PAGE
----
Could it be that after two Emmys, a hit sitcom, a Writers Guild nomination for her first feature film and that glam cover shoot she did for Entertainment Weekly that Tina Fey is getting just a tad full of herself?
“Tina won’t look people in the eye and she has a solid gold helicopter,” said Fey’s “Baby Mama” co-star Amy Poehler. “That’s all I’m going to say.”
There was no dispute from Fey, who was seated on Poehler’s left.
“I do have a solid gold helicopter but I go back and forth to the Hamptons,” Fey said with a straight face. “I have my license and I won’t let anyone ride on it but me.”
Truth is that Fey is riding so high these days that it’s highly unlikely anyone or anything could get close enough to her to hitch a ride. Since leaving “Saturday Night Live” two years ago — where she was that show’s first female head writer — Fey has emerged as one of the most successful funny ladies in front of and/or behind the camera with her NBC series “30 Rock.” Her new film “Baby Mama” opens on Friday featuring Fey as a successful single career woman with fertility issues yearning to have a baby.
The film, which also stars Sigourney Weaver, Steve Martin and Greg Kinnear, was written for Fey and Poehler by their former “SNL” colleague Michael McCullers. It is one of the few projects featuring Fey that she didn’t write or produce.
“I didn’t write this,” she said. “There was an envelope with information about it… Oh here we go! Michael McCullers (the director) wrote it!”
Unlike some comedians who clam up in interviews and tap into their cerebral side, Fey seemed more than willing to break up the room with a series of randomly placed one-liners — often following Poehler’s lead — as she talked about being a baby mama, a major Hollywood player and finding the funny in a serious issue like infertility.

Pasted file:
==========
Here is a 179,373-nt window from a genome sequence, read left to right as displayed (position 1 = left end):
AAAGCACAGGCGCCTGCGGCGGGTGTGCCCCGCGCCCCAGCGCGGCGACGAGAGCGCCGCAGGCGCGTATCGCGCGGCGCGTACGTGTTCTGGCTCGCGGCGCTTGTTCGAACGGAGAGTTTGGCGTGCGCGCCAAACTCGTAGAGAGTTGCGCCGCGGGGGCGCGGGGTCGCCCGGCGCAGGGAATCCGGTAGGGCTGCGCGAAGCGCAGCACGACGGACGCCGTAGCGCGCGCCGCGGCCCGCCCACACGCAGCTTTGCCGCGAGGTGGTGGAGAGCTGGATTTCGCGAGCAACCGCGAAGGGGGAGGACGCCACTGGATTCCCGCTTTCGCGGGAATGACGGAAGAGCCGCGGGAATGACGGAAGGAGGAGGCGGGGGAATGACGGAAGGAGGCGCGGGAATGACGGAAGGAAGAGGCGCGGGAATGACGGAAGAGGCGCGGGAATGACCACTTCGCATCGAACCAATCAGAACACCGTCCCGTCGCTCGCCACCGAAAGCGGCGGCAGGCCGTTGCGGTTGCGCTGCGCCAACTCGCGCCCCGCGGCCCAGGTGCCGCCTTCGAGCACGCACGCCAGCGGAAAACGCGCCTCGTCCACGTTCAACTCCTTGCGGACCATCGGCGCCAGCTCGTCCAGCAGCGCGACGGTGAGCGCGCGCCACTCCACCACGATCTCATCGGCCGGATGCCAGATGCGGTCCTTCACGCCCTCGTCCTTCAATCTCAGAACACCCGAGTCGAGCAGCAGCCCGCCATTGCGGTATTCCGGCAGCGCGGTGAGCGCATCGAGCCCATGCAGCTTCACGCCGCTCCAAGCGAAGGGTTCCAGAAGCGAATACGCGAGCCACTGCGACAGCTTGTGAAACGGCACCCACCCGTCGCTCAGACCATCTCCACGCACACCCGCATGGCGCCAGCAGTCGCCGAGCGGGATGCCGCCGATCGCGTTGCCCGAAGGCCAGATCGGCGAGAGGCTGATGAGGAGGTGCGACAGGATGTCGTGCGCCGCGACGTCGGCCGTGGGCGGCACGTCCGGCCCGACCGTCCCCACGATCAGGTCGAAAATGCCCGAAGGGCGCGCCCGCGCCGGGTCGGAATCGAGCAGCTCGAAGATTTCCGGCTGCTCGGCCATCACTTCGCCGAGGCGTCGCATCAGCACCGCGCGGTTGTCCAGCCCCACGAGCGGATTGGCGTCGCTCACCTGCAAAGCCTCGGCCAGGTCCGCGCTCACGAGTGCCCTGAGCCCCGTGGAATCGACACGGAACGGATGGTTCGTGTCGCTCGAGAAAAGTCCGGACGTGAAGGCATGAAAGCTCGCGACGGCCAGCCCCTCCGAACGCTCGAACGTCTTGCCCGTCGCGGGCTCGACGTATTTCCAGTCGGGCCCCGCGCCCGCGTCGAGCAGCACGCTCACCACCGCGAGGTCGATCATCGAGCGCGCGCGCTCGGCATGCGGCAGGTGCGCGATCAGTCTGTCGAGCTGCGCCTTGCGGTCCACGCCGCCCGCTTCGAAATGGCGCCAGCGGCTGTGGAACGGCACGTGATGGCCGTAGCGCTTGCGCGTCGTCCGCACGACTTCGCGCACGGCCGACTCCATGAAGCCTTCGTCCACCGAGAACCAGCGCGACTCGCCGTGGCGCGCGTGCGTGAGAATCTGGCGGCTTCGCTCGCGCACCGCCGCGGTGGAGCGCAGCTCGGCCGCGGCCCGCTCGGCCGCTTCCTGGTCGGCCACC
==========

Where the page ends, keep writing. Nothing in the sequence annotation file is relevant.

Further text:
“I think trying to find humor in such a loaded subject is a helpful way to deal with it because so many women are facing these exact issues of trying to figure out when they prioritize a career for so long how is it possible to bring a family into that mix,” Fey said. “Hopefully women will see it and recognize truthful behavior about it and hopefully laugh.”
Fey, 37, had no such issues when she became a baby mama two years ago. Fey and her husband, film composer Jeff Richmond, have a daughter named Alice. To help her prepare for her role in the film Fey said she tried to imagine what if?
“I got a baby under the wire,” Fey said. “I was 35 when I delivered and hopefully it all went great. It wasn’t hard to imagine that it could have been all different.”
Being a successful working mother has its challenges, but Fey, who will next appear in a film with Ricky Gervais before spending the summer writing season 3 of “30 Rock,” seemingly has her priorities in order. Family, friends and pet ferrets come first. She understands and appreciates her success, but she finds her blessings more humbling than empowering.
“I had a moment on the ‘30 Rock’ set a few weeks ago giggling and thinking ‘this is crazy,’” Fey said. “I’m not always going to have my own TV show where I get to be in all the scenes. It’s so clear to me that this is a window of time and try to enjoy that. You’re right. I wasn’t on TV until I was 30 and I had a real job. Even before ‘SNL’ I worked at an office. I understand how insane this gets to be my job or this period of time.”
Given her string of successes that include an Emmy for writing on “SNL” and “Mean Girls,” the hit feature film she penned in 2004, if “Baby Mama” — a film she stars in but didn’t write bombs — don’t expect Fey to take one for the team.
Leading lady is still kind of out of her comfort zone.
“I feel comfortable coming out of ‘SNL’ and when a 12-year-old girl says ‘I want to be a writer,’ great,” she said. “That said, if this movie tanks, I don’t want to be blamed with that forever. I’m not going down with that s--t!”